One reason that the book created such a stir is that to many of us, these ideas were not new. Baseball statistical analysis had been evolving and developing for roughly fifty years and had begun to find an audience with the writings of Bill James by the late 1970s. Sabermetrics, a word coined by James, did not prescribe a set of formulas and answers, as its critics might have charged. It prescribes a process, a philosophy that teams should make decisions based on evidence and data. This was not a wholly new concept—scouts had been using radar guns and stopwatches for decades rather than merely trusting their eyes—but sabermetrics suggested that baseball’s vast statistical record could better tell us which players were actually helping their team score or prevent runs, which game strategies would increase the team’s chances of winning, which minor leaguers were likely to be good major leaguers, and more. Much more, in fact. To the analytically inclined fan, Beane became their surrogate in the revolution that was (belatedly) taking place inside of the game.
Twelve years later, the debate is mainly over. The specific arguments raised by Moneyball have appropriately been adopted or rejected, the best run teams today are using both traditional scouting and evidence-based analytics, and the two schools are working together. Whatever advantage Beane held over his contemporaries in 2003 he holds no longer. Market inefficiencies last only as long as the market stands still, and baseball teams are constantly searching for a new advantage. Within a few years, Beane needed to think of something else.
For almost a century, the person in charge of bringing players into a team’s organization and constructing the roster has been called the “general manager.” These men have held various titles over the years, but if you were the guy who made the trades people called you the GM. Like any business model, the growing game has caused further departmentalization, resulting in farm directors, scouting directors, assistant GMs, player personnel directors, analysts, video coordinators, medical coordinators, and more. Some teams, like the Cubs, have muddied the waters further by giving Theo Epstein the title “President of Baseball Operations” and making Jed Hoyer the general manager. “Baseball Operations,” a relatively new term in the game, generally encompasses a few dozen people working 52 weeks per year trying to make their organization smarter or stronger.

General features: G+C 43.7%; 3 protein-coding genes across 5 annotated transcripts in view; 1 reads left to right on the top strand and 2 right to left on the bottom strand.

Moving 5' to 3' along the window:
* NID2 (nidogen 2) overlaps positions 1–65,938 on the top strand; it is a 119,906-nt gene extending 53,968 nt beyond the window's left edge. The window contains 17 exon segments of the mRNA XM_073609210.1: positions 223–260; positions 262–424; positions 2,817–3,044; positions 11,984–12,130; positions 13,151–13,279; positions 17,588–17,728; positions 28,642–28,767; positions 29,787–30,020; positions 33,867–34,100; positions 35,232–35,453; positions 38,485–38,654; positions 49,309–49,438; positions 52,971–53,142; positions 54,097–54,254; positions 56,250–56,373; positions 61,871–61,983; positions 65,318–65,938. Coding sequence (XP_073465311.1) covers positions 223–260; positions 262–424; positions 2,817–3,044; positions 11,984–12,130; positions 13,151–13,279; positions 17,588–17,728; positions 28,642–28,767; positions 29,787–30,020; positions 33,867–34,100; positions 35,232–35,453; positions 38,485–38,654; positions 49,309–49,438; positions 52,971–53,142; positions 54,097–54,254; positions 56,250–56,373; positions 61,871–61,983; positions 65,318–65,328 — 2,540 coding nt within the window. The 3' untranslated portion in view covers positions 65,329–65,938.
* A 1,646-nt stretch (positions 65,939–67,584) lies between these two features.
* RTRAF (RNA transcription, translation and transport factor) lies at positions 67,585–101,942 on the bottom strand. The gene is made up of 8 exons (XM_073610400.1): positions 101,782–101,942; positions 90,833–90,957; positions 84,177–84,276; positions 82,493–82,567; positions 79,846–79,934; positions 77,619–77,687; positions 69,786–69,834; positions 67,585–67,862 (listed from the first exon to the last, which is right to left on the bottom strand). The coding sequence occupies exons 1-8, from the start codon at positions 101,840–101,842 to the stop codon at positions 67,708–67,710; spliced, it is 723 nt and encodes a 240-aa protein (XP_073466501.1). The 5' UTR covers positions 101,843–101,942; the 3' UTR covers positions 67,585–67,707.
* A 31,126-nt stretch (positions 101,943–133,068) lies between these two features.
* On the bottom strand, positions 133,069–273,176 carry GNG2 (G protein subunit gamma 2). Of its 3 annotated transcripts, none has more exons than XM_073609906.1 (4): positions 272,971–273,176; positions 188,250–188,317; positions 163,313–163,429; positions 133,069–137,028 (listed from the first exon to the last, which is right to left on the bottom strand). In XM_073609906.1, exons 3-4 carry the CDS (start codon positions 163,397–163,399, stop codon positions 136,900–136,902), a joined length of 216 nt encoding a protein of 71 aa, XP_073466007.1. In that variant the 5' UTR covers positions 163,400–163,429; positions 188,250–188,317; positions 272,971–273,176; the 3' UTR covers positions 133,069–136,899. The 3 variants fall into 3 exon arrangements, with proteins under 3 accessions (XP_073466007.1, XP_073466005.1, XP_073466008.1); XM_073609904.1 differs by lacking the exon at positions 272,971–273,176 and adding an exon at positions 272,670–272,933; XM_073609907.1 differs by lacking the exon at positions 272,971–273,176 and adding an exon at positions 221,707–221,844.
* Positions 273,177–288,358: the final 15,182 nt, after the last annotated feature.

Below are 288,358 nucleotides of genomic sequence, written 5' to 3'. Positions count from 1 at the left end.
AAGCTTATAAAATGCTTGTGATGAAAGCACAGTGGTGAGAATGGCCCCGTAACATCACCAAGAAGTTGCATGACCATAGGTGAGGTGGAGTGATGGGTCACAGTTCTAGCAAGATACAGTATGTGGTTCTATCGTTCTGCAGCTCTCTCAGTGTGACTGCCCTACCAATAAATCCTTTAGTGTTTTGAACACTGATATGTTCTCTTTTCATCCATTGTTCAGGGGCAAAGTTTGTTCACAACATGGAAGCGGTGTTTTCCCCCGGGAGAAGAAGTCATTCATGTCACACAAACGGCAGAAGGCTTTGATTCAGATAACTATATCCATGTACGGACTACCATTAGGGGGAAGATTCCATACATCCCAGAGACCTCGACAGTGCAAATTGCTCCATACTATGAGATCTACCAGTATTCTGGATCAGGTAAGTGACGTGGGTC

The overarching job of Baseball Ops is the same as it was decades ago: to find, evaluate, acquire, and develop baseball players for their organization. Each of these four items has become more complicated over the years. Not long ago, players were best found by driving around the country watching games, while now scouts have to travel the world. Player evaluation used to involve a stopwatch and a few sets of eyes, while today computers are reading terabytes of pitch rotation data. How one acquires players (amateur draft, free agency, etc.) has changed many times over the years, of course. Player development and instruction is still evolving as well.
Building a championship team, 140 years after the start of the first professional league, is more challenging today than ever before. No matter the strengths of any organization, its management is competing against other smart, well-motivated people with significant resources of their own. In a direct competition, where every action draws a reaction, there can be no easy recipe for success. In an industry where people shift between organizations on a regular basis, it is not possible to maintain advantages for more than a short period of time.
Organizations are also dealing with imperfect information when constructing their teams. Which eighteen-year-old draftee will add five miles per hour to his fastball, and which will hit for more power? Which player is ready to be promoted to the majors, which declining player is over the hill and which will rebound, and which free-agent pitcher is least likely to break down due to arm troubles? The list of things one cannot know, at least precisely, is endless. Nevertheless, teams must make decisions.
Most baseball franchises recognize the limitations of their knowledge and spend time and money to improve their analysis and decision-making, some more successfully than others. However, there is still much that can be learned from studying the history of Baseball Ops. Looking carefully, one can often identify differences between teams that have consistently succeeded and teams that struggle.
While the rise of analytics in the game, ten to fifteen years ago, was new, the pattern of its evolution was not. Billy Beane’s “Goliaths”—well-heeled teams—have always been around, have always had an advantage, and have always won more than their share of pennants and championships. But the most successful organizations have also generally been the smartest, in particular the ones that have either fundamentally changed the way baseball teams are built, or have best adapted to changes in the environment in which teams operate.